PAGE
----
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Obama and the Future Fallacy
Everyone but the president is rethinking the promise of “green” energy.


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Mona Charen

Speaking to students at a Maryland community college, President Obama indulged one of the Left’s favorite vanities — the claim to represent “the future.” His topic was energy. The president warned against Republicans who want “an energy strategy for the last century that traps us in the past.” He compared today’s Republicans who are less enthusiastic than he about government subsidies for “wind, solar, and biofuels” to the “Flat Earth Society” and to President Rutherford B. Hayes, who supposedly disdained the telephone.

The president had those students chuckling and grinning and feeling smugly superior to benighted Republicans who are so stuck in the past. They always were, look at Hayes!

You’d think that by now Mr. Obama might have been chastened about historical claims. He’s the one who told us that America invented the automobile, and that Kennedy had met with Khrushchev when we were on the brink of nuclear war. Actually, Kennedy met Khrushchev a year before the Cuban Missile Crisis. The car was invented in Germany. And far from dismissing the telephone, Hayes embraced the new technology and was the first president to have one installed at the White House.

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If Mr. Obama had a better command of history, he’d be embarrassed to persist in the forwards/backwards, past/future meme for which he has such a weakness. He’d know, for example, that the story of Lincoln Steffens visiting the Soviet Union in 1919 and proclaiming “I have seen the future and it works” is remembered now ironically — for its obtuseness.

Similarly, Democrats were certain during the Cold War that if we didn’t want to be on the “wrong side of history,” in Senator Christopher Dodd’s words, we’d stop opposing the communist insurgencies.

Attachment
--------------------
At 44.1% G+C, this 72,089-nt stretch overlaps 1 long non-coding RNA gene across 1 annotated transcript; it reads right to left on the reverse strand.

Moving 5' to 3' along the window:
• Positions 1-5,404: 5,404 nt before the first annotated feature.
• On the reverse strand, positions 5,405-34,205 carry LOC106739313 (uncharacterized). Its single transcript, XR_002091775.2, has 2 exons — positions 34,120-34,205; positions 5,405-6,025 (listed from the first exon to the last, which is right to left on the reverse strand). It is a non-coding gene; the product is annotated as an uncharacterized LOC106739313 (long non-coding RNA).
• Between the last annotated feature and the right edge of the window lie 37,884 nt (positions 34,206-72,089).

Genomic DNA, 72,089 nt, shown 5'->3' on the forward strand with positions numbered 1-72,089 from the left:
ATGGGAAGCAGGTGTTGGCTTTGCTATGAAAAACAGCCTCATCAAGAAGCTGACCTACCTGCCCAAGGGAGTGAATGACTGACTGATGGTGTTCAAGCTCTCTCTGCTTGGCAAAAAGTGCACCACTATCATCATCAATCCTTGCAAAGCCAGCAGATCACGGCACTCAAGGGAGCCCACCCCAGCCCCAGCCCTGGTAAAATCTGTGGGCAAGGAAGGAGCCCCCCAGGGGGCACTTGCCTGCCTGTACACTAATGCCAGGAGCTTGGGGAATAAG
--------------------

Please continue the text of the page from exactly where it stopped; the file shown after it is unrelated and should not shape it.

Now the president would like to persuade us that the fuels of the future are “green” sources like solar, wind, biomass, and so forth. On multiple occasions, the president has warned that other nations are racing ahead of us to develop green technologies and green energy sources. The stimulus bill contained $2.3 billion in tax credits for “green” manufacturers. But Obama wants us to join just as the others are coming to their senses.

Kenneth P. Green, writing at The American, notes that Obama pin-up Spain (lauded by Obama as a “worldwide leader in renewable energy”) is in “full retreat” from its solar subsidies. A 2009 study found that, since 2000, Spain has spent 571,138 euros for each green job created. The same study estimates that Spain lost 2.2 private-sector jobs for every of those so-called green jobs. Since then, Spain has been backing away from this debacle. According to Bloomberg News:

Spain halted subsidies for renewable energy projects to help curb its budget deficit and rein in power-system borrowings backed by the state that reached 24 billion euros ($31 billion) at the end of 2011. “What is today an energy problem could become a financial problem,” Industry Minister Jose Manuel Soria said in Madrid.

Across Europe, reports the Washington Post, governments are cutting way back on subsidies to solar energy. “German policymakers indicated last week that they planned to cut once-generous subsidies as much as 29 percent. . . . Britain and Italy have made similar moves, and in January, Spain abandoned its subsidies altogether.”



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